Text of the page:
Film as parable: the Value of Film for Theology, Church and Education

06 October 2016    11:30 - 22:00


Film as parable: the Value of Film for Theology, Church and Education

Location : ETF Leuven

Language : English

This symposium is cancelled.

Following the promotion of Rinke van Hell (June 2016), the Department of Practical Theology of the ETF Leuven and the Amsterdam Center for the Study of Lived Religion of the VU University Amsterdam are happy to invite you to a symposium.

In her empirical research, Van Hell explores the function of film-as-parable for orthodox Protestant film viewers. She concludes that film can form a powerful instrument for religious identity construction of Christian viewers. During the symposium the implications of film-as-parable for practical theology, religious education and churches in a plural society will be explored from various angles.

In the evening the film “Stranger than Fiction” will be introduced, screened and discussed. Introduction and discussion will be in Dutch, English translation will be available.
You can attend both symposium and film screening or choose one of both activities.

Register now online for this symposium and/or film screening until September 29th, 2016.

Participation fees Standard Tariff Student Tariff
Full Program €42,50 22,50
Symposium only (incl. dinner) €37,50 €20
Film screening only €7,50 €5

Program Symposium

11.30 Registration and sandwiches
12.30 Welcome and introduction by Dr. Jack Barentsen
12.45 Dr. Rinke van Hell – Film-as-Parable: the Implications for Theology, Church and Religious Education
13.30 Dr. Johan Roeland – Gagaism and its Paradoxes: Towards a Critical Practical Theology of Popular Culture
14.15 Break
14.30 Prof. Dr. Ruard Ganzevoort – Film and Pastoral Care: Making Worlds
15.15 Dr. René Erwich – Vikings: a Practical-Theological Account of the Clash of Religions and its Meaning in Theological Training
16.00 Break
16.15 Expert panel on the value of film and popular culture in Evangelical or Orthodox Protestant Churches
17.00 Conclusions by Dr. Jack Barentsen
17.30 Dinner

Program Film Screening

19.00 Introduction (in Dutch, translation available) by Prof. Dr. Sylvain De Bleeckere (Emeritus Professor UHasselt)
Film screening Stranger than Fiction

United States 2006, 113 min., English spoken, Comedy/Romance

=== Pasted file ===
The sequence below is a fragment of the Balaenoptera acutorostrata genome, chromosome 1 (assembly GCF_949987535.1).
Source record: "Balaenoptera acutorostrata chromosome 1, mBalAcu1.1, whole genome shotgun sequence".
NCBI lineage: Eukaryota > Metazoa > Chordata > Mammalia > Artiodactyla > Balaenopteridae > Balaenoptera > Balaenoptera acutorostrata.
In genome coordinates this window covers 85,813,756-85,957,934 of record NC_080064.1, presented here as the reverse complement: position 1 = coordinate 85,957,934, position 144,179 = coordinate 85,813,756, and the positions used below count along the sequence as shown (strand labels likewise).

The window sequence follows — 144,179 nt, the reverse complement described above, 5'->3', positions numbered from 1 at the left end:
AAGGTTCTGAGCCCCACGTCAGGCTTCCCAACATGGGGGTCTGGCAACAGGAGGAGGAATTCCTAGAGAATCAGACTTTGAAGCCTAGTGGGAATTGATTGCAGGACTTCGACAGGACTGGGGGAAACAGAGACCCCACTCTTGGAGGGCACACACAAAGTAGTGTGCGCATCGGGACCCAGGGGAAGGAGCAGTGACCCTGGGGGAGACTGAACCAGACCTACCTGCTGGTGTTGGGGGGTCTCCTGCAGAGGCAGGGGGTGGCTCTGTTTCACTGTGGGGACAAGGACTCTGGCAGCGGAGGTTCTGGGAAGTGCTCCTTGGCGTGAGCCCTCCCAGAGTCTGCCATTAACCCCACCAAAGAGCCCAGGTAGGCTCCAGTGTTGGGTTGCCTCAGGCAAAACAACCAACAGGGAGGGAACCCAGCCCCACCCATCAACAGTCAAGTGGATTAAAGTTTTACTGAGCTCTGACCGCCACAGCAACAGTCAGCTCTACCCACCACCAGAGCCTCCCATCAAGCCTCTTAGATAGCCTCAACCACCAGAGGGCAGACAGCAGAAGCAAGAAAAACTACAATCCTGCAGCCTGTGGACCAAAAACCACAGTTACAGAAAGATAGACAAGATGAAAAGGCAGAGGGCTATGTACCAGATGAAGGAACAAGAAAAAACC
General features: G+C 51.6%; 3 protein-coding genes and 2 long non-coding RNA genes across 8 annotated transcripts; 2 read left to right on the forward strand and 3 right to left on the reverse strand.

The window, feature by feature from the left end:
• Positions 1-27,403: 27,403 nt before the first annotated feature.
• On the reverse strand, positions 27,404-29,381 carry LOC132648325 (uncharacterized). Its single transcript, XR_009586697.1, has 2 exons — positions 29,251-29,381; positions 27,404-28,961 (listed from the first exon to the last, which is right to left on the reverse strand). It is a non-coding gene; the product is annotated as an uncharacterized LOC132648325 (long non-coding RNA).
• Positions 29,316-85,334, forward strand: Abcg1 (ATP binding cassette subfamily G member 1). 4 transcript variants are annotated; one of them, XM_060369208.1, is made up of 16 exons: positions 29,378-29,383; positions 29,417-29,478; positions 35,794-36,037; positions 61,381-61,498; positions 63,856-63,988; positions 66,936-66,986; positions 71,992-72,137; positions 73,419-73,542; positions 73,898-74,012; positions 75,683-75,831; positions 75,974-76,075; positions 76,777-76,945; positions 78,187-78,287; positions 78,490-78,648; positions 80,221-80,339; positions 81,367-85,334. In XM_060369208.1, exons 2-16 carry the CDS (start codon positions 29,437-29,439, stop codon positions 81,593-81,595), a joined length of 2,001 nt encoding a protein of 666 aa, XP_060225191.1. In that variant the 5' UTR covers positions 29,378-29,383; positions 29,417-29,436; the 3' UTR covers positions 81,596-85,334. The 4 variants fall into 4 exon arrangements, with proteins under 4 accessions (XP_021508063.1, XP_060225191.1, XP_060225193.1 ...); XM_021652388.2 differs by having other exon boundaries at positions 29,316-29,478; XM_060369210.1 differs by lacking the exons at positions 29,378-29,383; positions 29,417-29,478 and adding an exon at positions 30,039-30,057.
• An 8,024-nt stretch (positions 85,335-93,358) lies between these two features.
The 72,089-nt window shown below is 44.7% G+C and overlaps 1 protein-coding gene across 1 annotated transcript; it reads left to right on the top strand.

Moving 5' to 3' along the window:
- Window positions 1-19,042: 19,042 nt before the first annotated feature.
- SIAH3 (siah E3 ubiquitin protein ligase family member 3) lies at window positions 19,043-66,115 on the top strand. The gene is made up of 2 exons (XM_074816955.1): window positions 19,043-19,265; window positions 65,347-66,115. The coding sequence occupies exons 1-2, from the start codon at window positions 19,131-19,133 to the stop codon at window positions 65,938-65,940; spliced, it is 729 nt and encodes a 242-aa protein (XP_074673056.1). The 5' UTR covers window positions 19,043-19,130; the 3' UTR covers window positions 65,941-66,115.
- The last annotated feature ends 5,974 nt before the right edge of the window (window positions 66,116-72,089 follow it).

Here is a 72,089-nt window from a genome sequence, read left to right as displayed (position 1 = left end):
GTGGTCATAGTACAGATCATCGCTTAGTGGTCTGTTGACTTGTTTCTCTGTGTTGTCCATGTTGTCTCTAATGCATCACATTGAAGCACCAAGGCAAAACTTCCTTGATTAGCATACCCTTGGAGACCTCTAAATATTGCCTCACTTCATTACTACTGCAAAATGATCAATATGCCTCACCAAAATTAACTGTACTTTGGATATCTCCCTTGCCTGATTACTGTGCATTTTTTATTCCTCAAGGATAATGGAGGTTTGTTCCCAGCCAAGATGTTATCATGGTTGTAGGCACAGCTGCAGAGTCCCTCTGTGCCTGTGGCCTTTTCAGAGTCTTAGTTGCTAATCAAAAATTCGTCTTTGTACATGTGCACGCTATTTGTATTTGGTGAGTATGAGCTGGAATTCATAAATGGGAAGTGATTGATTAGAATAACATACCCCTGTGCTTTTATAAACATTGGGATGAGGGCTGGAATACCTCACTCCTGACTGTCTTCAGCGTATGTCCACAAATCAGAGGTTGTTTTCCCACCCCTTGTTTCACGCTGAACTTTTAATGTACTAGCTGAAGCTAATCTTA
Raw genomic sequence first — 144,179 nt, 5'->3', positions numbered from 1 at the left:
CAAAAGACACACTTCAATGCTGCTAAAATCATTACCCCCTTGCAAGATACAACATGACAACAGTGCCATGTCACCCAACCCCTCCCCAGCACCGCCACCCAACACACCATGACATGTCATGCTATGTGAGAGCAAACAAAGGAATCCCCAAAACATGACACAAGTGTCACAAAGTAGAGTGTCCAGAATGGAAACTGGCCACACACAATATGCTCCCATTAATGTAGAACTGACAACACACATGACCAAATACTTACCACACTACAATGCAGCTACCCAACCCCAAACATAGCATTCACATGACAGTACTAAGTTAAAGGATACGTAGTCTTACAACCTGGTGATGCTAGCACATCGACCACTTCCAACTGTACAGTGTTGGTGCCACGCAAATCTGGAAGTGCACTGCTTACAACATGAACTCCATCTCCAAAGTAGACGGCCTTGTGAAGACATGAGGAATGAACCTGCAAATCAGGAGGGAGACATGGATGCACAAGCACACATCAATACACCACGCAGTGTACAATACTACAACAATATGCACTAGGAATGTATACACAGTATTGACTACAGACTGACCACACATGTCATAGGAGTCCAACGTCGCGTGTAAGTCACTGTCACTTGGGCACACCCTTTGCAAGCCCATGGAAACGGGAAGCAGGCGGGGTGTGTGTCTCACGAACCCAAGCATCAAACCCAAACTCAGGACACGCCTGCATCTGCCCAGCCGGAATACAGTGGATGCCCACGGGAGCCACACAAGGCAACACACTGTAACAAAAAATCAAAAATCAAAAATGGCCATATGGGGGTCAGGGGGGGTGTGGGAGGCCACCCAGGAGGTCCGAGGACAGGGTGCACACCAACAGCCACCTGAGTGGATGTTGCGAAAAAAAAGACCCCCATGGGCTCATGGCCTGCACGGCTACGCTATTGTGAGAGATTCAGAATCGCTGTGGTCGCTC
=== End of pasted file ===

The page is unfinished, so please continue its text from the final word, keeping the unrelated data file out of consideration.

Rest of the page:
dir.: Marc Forster / cast: Will Farrell, Maggie Gyllenhaal, Emma Thompson

Discussion (in Dutch, translation available)
from 21.45 Drinks in student lounge (not incl. in price)


Dr. Jack Barentsen is Associate Professor and Department Chair of Practical Theology at ETF Leuven and senior researcher at the Institute for Leadership and Social Ethics. His main areas of interest are church and religious leadership, social identity and spiritual formation.

Dr. Rinke van Hell is lecturer and researcher at the Department of Theology at Ede Christian University of Applied Sciences and freelance film critic. In June 2016 she successfully defended her PhD research on film and practical theology at ETF Leuven and VU University Amsterdam.

Dr. Johan Roeland is lecturer in Media, Religion and Culture at VU University Amsterdam. One of his main research interests is the relation between (social) media, popular culture and religion and conservative Christianity.

Prof. Dr. Ruard Ganzevoort is Professor of Practical Theology at VU University Amsterdam. His main areas of interest are pastoral theology and psychology, psychology of religion, narrative approaches, trauma, and popular culture.

Dr. René Erwich is Associate Professor of Practical Theology at ETF Leuven and Associate Professor Faith in Context at Ede Christian University of Applied Sciences. His main expertise is pastoral theology and the various contexts of faith practices in churches and religious education.

Prof. Dr. Sylvain De Bleeckere is Emeritus Professor at Hasselt University (department of Architecture and Art). His expertise is in philosophy, theology and cultural studies. He will address Stranger than Fiction as parable and explore the relation between Word and Image in this film.